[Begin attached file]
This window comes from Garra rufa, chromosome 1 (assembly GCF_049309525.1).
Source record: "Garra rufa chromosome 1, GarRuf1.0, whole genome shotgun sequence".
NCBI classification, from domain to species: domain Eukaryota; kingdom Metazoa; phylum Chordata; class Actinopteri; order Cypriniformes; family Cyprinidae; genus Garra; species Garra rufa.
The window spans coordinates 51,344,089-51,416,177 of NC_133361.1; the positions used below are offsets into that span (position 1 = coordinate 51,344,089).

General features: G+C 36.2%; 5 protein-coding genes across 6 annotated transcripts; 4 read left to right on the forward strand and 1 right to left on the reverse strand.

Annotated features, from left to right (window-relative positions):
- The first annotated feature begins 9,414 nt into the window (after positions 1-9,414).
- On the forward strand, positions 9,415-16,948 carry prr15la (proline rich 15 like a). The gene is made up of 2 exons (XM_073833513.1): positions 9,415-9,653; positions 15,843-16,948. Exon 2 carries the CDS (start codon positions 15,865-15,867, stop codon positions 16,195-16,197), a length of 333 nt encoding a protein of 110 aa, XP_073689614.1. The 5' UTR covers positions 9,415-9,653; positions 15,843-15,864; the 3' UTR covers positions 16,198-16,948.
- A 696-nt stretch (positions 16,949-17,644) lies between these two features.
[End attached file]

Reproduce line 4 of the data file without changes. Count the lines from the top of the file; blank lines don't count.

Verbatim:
The window spans coordinates 51,344,089-51,416,177 of NC_133361.1; the positions used below are offsets into that span (position 1 = coordinate 51,344,089).